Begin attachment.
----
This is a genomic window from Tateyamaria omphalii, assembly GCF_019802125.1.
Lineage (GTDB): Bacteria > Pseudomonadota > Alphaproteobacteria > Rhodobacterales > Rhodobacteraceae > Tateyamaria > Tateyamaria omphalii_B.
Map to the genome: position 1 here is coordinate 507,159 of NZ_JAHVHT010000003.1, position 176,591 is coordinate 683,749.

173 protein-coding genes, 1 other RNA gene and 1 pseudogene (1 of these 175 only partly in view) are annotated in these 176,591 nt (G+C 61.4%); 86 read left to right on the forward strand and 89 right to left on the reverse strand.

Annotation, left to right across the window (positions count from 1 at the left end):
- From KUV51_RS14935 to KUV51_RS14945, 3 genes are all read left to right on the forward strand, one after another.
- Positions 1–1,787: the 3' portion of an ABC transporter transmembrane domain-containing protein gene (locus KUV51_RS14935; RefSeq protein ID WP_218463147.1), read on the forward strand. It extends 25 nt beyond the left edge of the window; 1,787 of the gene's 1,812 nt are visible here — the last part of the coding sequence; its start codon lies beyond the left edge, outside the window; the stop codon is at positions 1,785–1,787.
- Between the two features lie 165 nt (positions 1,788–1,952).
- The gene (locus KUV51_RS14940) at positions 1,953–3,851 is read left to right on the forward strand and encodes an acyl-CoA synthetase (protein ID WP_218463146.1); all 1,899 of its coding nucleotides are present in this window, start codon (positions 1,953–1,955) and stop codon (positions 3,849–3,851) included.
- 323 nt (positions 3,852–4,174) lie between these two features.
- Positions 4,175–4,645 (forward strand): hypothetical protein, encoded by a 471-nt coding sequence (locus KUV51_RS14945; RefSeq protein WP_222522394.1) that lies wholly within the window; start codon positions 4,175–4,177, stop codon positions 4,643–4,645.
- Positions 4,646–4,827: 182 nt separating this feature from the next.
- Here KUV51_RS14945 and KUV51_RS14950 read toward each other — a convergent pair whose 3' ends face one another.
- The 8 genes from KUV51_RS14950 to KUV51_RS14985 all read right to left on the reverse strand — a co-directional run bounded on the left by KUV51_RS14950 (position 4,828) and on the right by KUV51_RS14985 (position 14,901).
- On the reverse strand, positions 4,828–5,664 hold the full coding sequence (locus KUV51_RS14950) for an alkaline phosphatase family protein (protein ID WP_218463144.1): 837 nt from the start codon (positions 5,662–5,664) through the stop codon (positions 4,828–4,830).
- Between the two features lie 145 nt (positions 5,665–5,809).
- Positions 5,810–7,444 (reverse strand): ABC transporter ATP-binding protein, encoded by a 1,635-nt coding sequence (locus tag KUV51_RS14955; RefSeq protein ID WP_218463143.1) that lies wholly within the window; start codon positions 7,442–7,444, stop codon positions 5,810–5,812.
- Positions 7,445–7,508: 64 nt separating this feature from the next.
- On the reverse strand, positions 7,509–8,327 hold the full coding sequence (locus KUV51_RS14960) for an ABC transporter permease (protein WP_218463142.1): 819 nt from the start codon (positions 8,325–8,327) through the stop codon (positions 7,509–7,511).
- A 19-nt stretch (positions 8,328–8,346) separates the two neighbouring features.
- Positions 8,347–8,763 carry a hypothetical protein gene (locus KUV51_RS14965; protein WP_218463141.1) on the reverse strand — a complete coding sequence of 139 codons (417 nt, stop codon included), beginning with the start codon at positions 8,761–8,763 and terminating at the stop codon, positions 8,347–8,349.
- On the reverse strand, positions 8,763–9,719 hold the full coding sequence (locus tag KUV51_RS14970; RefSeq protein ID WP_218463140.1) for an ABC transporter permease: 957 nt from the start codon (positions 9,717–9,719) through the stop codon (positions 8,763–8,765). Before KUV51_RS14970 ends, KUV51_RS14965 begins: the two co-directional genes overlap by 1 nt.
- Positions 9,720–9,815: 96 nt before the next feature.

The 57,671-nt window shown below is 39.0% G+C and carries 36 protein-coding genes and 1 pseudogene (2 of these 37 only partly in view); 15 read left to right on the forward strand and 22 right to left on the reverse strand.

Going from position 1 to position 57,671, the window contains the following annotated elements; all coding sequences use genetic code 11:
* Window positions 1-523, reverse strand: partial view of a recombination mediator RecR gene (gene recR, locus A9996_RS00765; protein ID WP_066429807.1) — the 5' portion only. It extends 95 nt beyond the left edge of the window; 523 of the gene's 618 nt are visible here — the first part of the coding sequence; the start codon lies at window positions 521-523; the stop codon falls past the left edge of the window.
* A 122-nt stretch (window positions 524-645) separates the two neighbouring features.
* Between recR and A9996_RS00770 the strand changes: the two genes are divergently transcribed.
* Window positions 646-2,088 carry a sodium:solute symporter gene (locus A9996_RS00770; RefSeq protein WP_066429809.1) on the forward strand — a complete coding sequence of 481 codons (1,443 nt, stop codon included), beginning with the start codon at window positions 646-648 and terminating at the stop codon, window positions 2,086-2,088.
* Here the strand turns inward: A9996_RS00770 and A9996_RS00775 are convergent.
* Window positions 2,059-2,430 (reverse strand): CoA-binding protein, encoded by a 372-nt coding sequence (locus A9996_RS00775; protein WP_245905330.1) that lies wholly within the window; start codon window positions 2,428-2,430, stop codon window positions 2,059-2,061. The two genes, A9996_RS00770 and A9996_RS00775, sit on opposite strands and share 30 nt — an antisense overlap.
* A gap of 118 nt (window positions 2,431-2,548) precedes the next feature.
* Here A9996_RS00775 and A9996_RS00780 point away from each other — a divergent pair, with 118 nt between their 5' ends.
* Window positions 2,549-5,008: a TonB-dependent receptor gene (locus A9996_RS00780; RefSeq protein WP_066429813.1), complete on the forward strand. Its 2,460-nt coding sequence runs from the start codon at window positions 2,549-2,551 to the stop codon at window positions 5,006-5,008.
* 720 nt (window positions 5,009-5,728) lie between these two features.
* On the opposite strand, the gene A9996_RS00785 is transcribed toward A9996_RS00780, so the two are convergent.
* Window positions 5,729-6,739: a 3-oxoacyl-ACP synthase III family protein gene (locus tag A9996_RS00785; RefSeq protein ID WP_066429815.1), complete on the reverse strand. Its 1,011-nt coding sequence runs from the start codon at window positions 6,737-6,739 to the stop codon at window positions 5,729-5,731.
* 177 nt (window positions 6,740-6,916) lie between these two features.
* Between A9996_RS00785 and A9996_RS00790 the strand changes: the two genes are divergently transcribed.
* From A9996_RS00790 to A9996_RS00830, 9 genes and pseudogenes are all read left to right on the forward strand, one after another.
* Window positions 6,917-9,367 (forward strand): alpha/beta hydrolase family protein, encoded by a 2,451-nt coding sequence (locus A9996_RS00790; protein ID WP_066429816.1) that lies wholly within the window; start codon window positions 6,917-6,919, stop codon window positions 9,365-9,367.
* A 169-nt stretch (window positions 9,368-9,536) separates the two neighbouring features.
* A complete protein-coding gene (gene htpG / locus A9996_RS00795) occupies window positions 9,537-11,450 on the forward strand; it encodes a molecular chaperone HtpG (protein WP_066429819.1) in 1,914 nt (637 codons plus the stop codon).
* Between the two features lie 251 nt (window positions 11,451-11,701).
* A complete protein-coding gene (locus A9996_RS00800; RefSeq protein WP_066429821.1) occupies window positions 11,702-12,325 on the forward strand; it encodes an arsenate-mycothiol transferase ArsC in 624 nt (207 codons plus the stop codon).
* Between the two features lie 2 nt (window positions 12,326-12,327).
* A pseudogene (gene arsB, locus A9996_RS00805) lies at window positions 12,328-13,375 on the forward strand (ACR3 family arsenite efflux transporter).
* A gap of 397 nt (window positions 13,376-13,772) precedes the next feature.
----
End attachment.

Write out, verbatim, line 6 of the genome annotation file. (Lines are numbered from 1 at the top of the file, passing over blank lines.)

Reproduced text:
- From KUV51_RS14935 to KUV51_RS14945, 3 genes are all read left to right on the forward strand, one after another.